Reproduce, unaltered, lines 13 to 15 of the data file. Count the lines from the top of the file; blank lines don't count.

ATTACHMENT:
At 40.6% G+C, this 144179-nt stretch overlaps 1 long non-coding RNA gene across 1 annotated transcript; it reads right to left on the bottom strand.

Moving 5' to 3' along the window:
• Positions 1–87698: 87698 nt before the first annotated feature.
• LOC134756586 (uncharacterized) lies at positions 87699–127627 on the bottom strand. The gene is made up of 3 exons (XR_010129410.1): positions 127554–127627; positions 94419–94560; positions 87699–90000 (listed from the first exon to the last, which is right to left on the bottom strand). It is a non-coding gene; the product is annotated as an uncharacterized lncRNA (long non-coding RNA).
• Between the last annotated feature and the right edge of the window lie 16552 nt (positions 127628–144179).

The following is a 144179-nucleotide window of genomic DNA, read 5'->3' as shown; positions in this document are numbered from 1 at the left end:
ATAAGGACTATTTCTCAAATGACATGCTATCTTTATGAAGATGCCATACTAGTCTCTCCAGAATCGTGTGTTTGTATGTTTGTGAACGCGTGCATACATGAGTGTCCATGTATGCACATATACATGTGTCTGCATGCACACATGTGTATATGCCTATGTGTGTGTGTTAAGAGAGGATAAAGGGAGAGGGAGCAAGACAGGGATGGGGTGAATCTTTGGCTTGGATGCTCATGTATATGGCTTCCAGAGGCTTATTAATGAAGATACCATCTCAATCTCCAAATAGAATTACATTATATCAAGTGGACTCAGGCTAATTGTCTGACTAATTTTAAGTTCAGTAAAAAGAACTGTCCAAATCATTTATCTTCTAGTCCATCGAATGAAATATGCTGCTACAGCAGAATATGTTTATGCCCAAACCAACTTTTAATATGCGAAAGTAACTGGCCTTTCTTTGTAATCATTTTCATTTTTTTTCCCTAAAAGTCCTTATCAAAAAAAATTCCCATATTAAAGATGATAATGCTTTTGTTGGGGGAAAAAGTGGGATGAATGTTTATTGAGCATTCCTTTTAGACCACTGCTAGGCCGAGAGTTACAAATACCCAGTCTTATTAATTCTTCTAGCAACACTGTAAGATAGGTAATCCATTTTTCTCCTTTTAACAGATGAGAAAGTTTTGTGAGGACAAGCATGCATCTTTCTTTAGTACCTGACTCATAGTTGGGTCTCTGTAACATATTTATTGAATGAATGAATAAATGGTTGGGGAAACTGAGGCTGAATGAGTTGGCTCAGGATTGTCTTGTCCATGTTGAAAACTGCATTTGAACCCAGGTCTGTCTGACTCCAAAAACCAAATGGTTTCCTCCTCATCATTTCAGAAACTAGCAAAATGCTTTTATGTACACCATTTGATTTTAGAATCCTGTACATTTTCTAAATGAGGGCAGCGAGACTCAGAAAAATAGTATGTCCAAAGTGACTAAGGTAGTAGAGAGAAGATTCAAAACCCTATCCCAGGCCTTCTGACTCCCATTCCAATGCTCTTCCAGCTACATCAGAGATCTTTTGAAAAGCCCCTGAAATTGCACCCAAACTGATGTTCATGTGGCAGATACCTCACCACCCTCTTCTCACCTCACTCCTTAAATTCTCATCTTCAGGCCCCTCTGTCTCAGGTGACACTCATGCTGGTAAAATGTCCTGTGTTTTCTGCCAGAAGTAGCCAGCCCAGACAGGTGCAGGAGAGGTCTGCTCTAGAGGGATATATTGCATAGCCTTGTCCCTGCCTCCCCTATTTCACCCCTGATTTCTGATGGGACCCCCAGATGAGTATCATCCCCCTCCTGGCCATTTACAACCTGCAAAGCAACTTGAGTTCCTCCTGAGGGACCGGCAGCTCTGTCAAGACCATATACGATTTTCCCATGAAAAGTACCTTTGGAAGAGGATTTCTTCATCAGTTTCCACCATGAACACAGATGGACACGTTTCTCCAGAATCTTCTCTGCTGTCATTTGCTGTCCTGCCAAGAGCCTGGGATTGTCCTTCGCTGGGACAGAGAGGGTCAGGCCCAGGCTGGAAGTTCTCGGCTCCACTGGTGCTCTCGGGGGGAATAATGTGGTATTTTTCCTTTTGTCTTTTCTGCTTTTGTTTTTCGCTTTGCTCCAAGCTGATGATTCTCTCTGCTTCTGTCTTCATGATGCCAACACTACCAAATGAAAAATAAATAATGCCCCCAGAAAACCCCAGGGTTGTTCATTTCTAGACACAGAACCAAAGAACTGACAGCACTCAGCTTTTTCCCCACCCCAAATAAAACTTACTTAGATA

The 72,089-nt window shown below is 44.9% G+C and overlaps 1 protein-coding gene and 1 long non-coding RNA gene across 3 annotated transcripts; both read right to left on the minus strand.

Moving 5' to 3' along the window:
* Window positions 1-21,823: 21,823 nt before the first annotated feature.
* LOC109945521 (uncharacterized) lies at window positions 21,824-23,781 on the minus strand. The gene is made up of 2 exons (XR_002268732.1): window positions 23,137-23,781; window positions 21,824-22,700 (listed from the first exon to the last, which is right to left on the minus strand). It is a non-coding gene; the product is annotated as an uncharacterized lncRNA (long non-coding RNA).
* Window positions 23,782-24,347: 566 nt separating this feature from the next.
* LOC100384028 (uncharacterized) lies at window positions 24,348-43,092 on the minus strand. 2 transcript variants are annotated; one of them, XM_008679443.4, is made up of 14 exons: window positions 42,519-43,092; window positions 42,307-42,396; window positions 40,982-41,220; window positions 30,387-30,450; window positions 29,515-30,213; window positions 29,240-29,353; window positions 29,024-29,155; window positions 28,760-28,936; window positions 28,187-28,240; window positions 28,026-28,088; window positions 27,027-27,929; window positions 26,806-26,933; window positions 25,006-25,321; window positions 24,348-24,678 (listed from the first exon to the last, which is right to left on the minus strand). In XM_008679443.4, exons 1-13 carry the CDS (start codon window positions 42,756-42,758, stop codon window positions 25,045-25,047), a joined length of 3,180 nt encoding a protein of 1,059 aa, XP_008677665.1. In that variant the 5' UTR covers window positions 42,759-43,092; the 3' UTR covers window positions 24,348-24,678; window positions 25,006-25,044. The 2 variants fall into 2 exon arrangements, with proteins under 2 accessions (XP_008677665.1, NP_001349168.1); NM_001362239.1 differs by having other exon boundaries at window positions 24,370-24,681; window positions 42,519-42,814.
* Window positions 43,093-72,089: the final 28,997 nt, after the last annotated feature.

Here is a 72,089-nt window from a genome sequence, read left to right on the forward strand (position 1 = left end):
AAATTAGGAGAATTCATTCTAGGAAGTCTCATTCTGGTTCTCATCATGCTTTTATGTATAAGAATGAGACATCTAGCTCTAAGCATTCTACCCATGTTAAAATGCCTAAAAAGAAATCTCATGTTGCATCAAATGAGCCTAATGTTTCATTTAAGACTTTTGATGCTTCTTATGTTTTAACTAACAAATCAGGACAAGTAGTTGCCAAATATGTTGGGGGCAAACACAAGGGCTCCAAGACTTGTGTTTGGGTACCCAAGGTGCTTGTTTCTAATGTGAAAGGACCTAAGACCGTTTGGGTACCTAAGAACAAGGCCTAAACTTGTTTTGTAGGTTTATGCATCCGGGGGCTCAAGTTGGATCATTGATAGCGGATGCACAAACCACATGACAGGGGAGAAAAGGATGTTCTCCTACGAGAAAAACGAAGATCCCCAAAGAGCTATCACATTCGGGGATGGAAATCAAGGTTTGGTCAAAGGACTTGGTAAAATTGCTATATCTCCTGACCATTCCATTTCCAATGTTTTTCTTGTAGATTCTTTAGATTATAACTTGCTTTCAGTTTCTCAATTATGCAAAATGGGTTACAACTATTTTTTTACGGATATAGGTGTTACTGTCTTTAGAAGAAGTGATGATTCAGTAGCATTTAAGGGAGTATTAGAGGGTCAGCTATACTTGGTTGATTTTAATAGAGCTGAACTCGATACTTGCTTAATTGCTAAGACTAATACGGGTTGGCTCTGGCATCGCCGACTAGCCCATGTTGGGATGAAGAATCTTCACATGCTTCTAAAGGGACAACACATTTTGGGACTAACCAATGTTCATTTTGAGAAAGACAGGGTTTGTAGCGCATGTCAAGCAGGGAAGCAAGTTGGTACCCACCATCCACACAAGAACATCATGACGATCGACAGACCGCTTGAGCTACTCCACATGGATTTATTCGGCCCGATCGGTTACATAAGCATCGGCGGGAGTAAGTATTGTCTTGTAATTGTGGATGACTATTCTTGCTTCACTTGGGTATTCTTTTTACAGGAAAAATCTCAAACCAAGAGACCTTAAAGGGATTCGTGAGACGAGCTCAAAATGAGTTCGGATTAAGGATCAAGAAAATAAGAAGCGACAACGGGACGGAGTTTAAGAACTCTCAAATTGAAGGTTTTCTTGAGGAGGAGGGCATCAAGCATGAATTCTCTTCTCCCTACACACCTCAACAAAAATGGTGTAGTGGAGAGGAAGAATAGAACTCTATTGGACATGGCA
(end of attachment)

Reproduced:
* LOC100384028 (uncharacterized) lies at window positions 24,348-43,092 on the minus strand. 2 transcript variants are annotated; one of them, XM_008679443.4, is made up of 14 exons: window positions 42,519-43,092; window positions 42,307-42,396; window positions 40,982-41,220; window positions 30,387-30,450; window positions 29,515-30,213; window positions 29,240-29,353; window positions 29,024-29,155; window positions 28,760-28,936; window positions 28,187-28,240; window positions 28,026-28,088; window positions 27,027-27,929; window positions 26,806-26,933; window positions 25,006-25,321; window positions 24,348-24,678 (listed from the first exon to the last, which is right to left on the minus strand). In XM_008679443.4, exons 1-13 carry the CDS (start codon window positions 42,756-42,758, stop codon window positions 25,045-25,047), a joined length of 3,180 nt encoding a protein of 1,059 aa, XP_008677665.1. In that variant the 5' UTR covers window positions 42,759-43,092; the 3' UTR covers window positions 24,348-24,678; window positions 25,006-25,044. The 2 variants fall into 2 exon arrangements, with proteins under 2 accessions (XP_008677665.1, NP_001349168.1); NM_001362239.1 differs by having other exon boundaries at window positions 24,370-24,681; window positions 42,519-42,814.
* Window positions 43,093-72,089: the final 28,997 nt, after the last annotated feature.

Here is a 72,089-nt window from a genome sequence, read left to right on the forward strand (position 1 = left end):